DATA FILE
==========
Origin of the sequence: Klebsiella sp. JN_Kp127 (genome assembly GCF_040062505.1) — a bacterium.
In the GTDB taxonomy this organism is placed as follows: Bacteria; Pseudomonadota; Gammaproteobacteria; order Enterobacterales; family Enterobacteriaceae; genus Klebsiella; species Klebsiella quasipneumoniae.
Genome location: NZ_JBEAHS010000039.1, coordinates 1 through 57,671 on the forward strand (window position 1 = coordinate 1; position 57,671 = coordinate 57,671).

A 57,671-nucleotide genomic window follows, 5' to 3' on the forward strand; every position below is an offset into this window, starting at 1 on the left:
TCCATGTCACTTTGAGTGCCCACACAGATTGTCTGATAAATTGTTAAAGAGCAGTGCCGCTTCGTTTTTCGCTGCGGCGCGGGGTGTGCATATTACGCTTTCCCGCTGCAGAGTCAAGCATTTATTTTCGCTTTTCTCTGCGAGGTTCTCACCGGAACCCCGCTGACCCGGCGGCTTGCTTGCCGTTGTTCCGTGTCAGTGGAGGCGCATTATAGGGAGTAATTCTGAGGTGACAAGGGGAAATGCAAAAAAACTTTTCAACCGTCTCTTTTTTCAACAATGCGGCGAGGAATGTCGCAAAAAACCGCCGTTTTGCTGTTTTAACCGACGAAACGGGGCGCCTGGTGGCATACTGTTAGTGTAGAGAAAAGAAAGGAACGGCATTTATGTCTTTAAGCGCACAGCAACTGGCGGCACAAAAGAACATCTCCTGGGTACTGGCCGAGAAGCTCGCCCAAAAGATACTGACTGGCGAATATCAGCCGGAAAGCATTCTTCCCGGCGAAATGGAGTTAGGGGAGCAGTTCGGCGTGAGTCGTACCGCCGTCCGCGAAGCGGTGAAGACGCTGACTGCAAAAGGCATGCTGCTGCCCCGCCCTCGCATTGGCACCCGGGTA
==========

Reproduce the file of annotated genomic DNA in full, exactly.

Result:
Origin of the sequence: Klebsiella sp. JN_Kp127 (genome assembly GCF_040062505.1) — a bacterium.
In the GTDB taxonomy this organism is placed as follows: Bacteria; Pseudomonadota; Gammaproteobacteria; order Enterobacterales; family Enterobacteriaceae; genus Klebsiella; species Klebsiella quasipneumoniae.
Genome location: NZ_JBEAHS010000039.1, coordinates 1 through 57,671 on the forward strand (window position 1 = coordinate 1; position 57,671 = coordinate 57,671).

A 57,671-nucleotide genomic window follows, 5' to 3' on the forward strand; every position below is an offset into this window, starting at 1 on the left:
TCCATGTCACTTTGAGTGCCCACACAGATTGTCTGATAAATTGTTAAAGAGCAGTGCCGCTTCGTTTTTCGCTGCGGCGCGGGGTGTGCATATTACGCTTTCCCGCTGCAGAGTCAAGCATTTATTTTCGCTTTTCTCTGCGAGGTTCTCACCGGAACCCCGCTGACCCGGCGGCTTGCTTGCCGTTGTTCCGTGTCAGTGGAGGCGCATTATAGGGAGTAATTCTGAGGTGACAAGGGGAAATGCAAAAAAACTTTTCAACCGTCTCTTTTTTCAACAATGCGGCGAGGAATGTCGCAAAAAACCGCCGTTTTGCTGTTTTAACCGACGAAACGGGGCGCCTGGTGGCATACTGTTAGTGTAGAGAAAAGAAAGGAACGGCATTTATGTCTTTAAGCGCACAGCAACTGGCGGCACAAAAGAACATCTCCTGGGTACTGGCCGAGAAGCTCGCCCAAAAGATACTGACTGGCGAATATCAGCCGGAAAGCATTCTTCCCGGCGAAATGGAGTTAGGGGAGCAGTTCGGCGTGAGTCGTACCGCCGTCCGCGAAGCGGTGAAGACGCTGACTGCAAAAGGCATGCTGCTGCCCCGCCCTCGCATTGGCACCCGGGTA